Books and Literature

Where I investigate things literary.

Crowdfund a New Take on Classics for Kids


Meet Bax of Bax Classics. 

A Nashville couple is crowdfunding the first printing of a new collection of classic literature–that’s just for kids! Meet Baxter–Bax for short. Bax is a precocious, inquisitive kid who is a little bored with kids books. Eyeing the dusty, adult classics on the top shelf, Bax dreams of more. Wendy and Steven Martin created a series called Bax Classics that makes these books accessible to kids.

They’ve written and illustrated three volumes already. In each, friends of Bax find themselves in a dilemma “whereupon Bax’s wiley imagination pushes things off the rails, whisking everyone into the wondrous world of a classic!” says the project’s Kickstarter. It’s not so much about retelling the stories precisely, but rather about making the themes and lessons accessible to a new audience with three beautifully illustrated volumes.

For example, Volume 1 centers on a reading classroom that is stuck in a rut of predictability. Bax persuades the teacher to crack open his own copy of Moby Dick, and the class enters a high seas adventure. In  Volume 2, Bax tries to out-scare his sister Hattie by summoning the spectres of Jane Eyre‘s Gateshead and Thornfield. In Volume 3, Bax transforms his friend’s regular old rendering of Cinderella by introducing Dickens’ Abel Magwitch and bringing Great Expectations to life.*

bax friend

Bax’s friend Marla finds an entry point to Great Expectations through her precocious friend.

“With this kid-centered approach,” Wendy Martin explains, “we’re about to bring kids into themes of classic literature while keeping it really relatable, and that’s something we don’t often see in adaptations of classics.” What can little kids learn from the classics? The perils of obsession, the courage it takes to be loved, the unexpected nature of kindness? Yep, and lots more to boot.

Support the project here!

They’ve also worked with educators to create a teaching curriculum that pairs the stories with quotations from the classics themselves, exposing kids to the language of the masters. There will be an app, too!

Their Kickstarter offers generous prizes. At $25, they’ll send you the hardcover of Volume 1 featuring Moby Dick, the PDF, and the curriculum. Educators will love the $75 bundle of all three hardcovers, PDFs, a media enhanced curriculum for classroom use, plus a Bax bookbag.

Like Bax’s Facebook page to stay up to date!

[This blogger one threw a Danbury High School copy of Great Expectations at dear Mrs. Paonessa’s blackboard in the ninth grade and could have used a relatable access point even at the supposedly mature age of 16.]


Poet TJ Jarrett Reads at Scarritt Bennett Thursday

Listen to me: If you miss TJ Jarrett reading her poetry at Scarritt Bennett Center Thursday at 7:00 pm, you will regret it for the rest of your life.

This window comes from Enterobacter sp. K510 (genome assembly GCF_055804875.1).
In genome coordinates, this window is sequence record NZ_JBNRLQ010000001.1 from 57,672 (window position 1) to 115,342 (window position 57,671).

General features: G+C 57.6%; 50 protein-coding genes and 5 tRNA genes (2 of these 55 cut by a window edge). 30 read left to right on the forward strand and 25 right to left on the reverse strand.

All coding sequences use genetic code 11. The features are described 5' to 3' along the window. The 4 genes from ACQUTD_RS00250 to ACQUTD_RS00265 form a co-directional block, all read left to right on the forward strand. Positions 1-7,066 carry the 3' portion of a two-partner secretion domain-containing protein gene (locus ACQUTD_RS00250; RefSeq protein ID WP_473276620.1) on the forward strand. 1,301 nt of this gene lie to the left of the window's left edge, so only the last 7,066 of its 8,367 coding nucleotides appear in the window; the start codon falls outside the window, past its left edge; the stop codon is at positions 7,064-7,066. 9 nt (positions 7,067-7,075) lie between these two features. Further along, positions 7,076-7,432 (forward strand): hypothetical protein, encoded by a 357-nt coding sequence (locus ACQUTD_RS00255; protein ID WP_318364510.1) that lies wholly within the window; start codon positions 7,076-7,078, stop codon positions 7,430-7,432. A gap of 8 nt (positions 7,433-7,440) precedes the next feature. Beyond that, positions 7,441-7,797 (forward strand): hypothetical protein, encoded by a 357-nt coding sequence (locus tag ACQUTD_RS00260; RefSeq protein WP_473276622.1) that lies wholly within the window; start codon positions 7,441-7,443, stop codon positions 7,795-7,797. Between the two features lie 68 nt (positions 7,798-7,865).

How do I know this? My bird brain was absolutely sure that the reading was LAST Thursday. I was in a meeting and didn’t skip out because I am SO IMPORTANT. I felt devastated after. I tweeted my heartbreak at a friend, who told me otherwise. I could have kissed her.

I love being wrong. But don’t be like me. Prioritize poetry in your life.


Photo by Dennis Wile.

Jarrett’s poetry is magical. I have read Zion, her second collection, published 2014, and spent hours chasing her characters back and forth as their moments wove through Jarrett’s words. There’s Aunt Polly, Cicely Tyson, the ghost of her grandfather, her grandmother, and Theodore Bilbo – U.S. Senator, two-time governor of Mississippi, and KKK member. In Chapter 16, Maria Brown wrote of the Bilbo poems: “There’s a kind of moral passion at work between the two protagonists; the desire to be forgiven is met with an equally powerful, though conflicted, desire to forgive.

Jarrett Ain't No Grave and ZionOne thing I love about Zion is how the poems seem very still, yet have a great deal of movement; a slow-burning anxiety observed through Jarrett’s watchful eyes. For those who love story-poems, there is much to be discovered. Those who prefer the contemplative will find many lines on which to linger. But what I think is a major draw to Jarrett’s poetry is her ability to resist moralizing while telling the truths of the human heart in conflict with both itself and our history. Poet Jean Valentine said of Jarrett’s first collection Ain’t No Grave, “I was more lonely before I heard this voice.”

Jarrett said in an interview with The Atlantic last year:

I believe in redemption. I believe some poems are really prayer. I believe one is called to write poems because God knows it’s not for money. I believe the words move you and not the other way around. I believe that one should submit humbly to hearing what the soul has to say. I’m not terribly religious, but I know some poems come, and I just stand by and attend their journey into the world.

Jarrett lives in Nashville, and in addition to being a poet, she is a software engineer. How dope is that?

The reading will be at Scarritt Bennett Center in Fondren Hall at 7:00 p.m. on Thursday, May 26. Unlike every place else in the Vanderbilt area, Scarritt Bennett has two amazing and free parking lots. Lot A is closest to Fondren. Here is a map of their campus.